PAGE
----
Then have a look at your Moodle Gradebook folder, which gives a nice listing of the actual requirements and due dates for the course. (You'll find the link for that in the upper-left-hand corner of the top of Block 1. See the figure in the “First Day Handout.”)

Then have a look at the "Course Overview" in Block 1 (the top of page one) of your Moodle folder <https://www.moodle.umn.edu/> . See the figure in the “First Day Handout.”

Please heed the earlier word of caution. Moodle recommends that you use the Firefox browser (available free at <https://support.mozilla.org/en-US/kb/update-firefox-latest-version>). The Windows Internet Explorer (IE) occasionally will not display items on your screen. These items will simply not be there on IE when they are fine on Moodle or even on Chrome. Microsoft Word should likewise not be used to cut and paste things to Moodle; bad things can happen to your file if you do—randomly. Almost every time you are asked to enter text in Moodle, you will see the message, “Please do not copy/paste text directly from Microsoft Word. See explanation here <http://www1.umn.edu/moodle/issues.html#10>.” Please pay attention to that request.

 

So once again, welcome to Anth 1080 Understanding Global Cultures. This will be a great course, and a great experience. You will see. . . .

Thanks for signing on for Understanding Global Cultures.

I’m looking forward to seeing you on Tuesday, the 29th, in Cina Hall 214, at 2:00 p.m.

My office hours and contact information (and other regular schedule information) can be found at
<http://www.d.umn.edu/cla/faculty/troufs/anth1602/pcoffice.html>.

Finally, laptops are welcome, in fact encouraged, in the classroom. Many find a laptop quite useful in following the class materials. You can, for example, download all of the slide materials used in class.

Having said that, consider the latest research that suggests that . . .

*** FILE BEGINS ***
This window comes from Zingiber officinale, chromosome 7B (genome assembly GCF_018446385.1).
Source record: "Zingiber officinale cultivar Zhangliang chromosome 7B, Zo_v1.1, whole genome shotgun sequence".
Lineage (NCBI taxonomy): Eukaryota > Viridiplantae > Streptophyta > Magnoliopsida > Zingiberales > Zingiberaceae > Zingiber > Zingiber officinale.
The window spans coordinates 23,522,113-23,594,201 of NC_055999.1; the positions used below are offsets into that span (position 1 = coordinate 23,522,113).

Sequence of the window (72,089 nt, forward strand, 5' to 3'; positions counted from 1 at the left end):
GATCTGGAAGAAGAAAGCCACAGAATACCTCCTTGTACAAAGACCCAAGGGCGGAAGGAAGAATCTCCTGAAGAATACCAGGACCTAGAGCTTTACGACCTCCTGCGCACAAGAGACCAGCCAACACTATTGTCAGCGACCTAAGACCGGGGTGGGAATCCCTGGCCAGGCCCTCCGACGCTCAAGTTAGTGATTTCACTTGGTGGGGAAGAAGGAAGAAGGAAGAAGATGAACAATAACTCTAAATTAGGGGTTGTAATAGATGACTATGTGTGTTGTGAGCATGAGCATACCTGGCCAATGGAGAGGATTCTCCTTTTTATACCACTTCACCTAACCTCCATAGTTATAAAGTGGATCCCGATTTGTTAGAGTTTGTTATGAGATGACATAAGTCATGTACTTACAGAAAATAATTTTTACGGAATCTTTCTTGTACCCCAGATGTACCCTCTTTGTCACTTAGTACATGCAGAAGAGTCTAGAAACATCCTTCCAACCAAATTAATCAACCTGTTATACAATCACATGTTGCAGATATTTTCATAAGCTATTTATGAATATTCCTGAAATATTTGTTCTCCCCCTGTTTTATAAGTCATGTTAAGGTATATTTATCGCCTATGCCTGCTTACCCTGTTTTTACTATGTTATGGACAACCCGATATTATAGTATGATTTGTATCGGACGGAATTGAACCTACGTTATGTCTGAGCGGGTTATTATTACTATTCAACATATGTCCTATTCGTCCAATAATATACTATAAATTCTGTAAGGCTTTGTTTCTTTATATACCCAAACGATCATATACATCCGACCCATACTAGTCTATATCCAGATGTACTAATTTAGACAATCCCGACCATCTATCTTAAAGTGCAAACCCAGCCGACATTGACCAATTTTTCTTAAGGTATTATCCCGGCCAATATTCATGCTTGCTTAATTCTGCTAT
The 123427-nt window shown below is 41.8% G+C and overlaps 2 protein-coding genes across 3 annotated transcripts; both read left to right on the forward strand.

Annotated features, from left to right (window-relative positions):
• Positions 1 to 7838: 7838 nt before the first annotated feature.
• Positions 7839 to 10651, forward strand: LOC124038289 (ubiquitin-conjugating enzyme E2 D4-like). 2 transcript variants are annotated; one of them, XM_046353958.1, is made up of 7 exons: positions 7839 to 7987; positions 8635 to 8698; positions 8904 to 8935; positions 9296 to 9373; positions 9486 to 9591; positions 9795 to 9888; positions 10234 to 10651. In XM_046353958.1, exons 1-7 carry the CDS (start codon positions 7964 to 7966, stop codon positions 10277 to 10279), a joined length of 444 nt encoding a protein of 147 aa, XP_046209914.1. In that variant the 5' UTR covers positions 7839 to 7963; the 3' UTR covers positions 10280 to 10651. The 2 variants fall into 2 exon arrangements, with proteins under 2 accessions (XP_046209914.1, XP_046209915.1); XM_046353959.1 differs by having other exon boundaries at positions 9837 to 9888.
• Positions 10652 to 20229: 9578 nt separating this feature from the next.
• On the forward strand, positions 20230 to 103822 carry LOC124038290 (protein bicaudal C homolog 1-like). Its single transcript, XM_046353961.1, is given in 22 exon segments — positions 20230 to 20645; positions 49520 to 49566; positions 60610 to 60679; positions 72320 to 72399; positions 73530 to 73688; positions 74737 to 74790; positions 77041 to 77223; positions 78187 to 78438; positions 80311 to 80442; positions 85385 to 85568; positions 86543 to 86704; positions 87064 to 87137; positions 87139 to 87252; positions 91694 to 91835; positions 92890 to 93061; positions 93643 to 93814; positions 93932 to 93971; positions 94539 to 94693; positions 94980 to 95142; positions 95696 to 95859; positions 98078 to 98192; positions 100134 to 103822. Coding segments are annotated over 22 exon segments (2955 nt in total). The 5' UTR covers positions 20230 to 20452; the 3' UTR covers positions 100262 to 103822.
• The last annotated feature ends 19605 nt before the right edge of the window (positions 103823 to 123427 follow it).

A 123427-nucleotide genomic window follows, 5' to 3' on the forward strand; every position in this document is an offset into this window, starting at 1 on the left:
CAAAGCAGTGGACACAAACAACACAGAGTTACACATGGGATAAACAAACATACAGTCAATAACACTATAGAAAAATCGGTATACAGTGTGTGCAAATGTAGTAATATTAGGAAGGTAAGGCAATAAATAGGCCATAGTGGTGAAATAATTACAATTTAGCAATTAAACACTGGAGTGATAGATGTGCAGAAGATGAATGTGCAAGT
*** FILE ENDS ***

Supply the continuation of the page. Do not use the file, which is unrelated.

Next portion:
"For better learning in college lectures, lay down the laptop and pick up a pen" -- Susan M. Dynarski, Evidence Speaks Series, Brookings (10 August 2017).

 

Your Moodle site is now on-line. Have a look at it at <moodle.umn.edu>.

If you have any questions, please do not hesitate to post them on Moodle or e-mail troufs@d.umn.edu.

See you on the 29th.

I hope you enjoy the State Fair weather, or maybe even the State Fair itself.

Best Wishes,

Tim Roufs
Duluth, MN
12 August 2017

P.S. If you are new to the world of "technology" don't worry too much about that. Things may not "work" for you at first, but hang in there and we'll help you along. If you have not used Moodle course management system before, you might find it helpful to view the orientation tutorial.

 

 Moodle 
Canvas

| CampusBooks.com | Amazon.com | Barnes and Noble| ecampus.com | half.com |

Textbook: Understanding Global Cultures

Understanding Global Cultures:
Metaphorical Journeys Through 34 Nations
,
Clusters of Nations, Continents, and Diversity, Sixth Edition
(Thousand Oaks, CA: SAGE Publications, 2015)


Understanding Global Cultures
, Sixth Edition
(2015)
 is currently available on-line for $98.81 new, and $61.88 used.

[It is also being offered on-line for as much as $333.28, or even more, so be careful to check prices.]

(+ p/h, where applicable, at amazon.com & eligible for FREE Super Saver Shipping on orders over $25). (5 March 2017)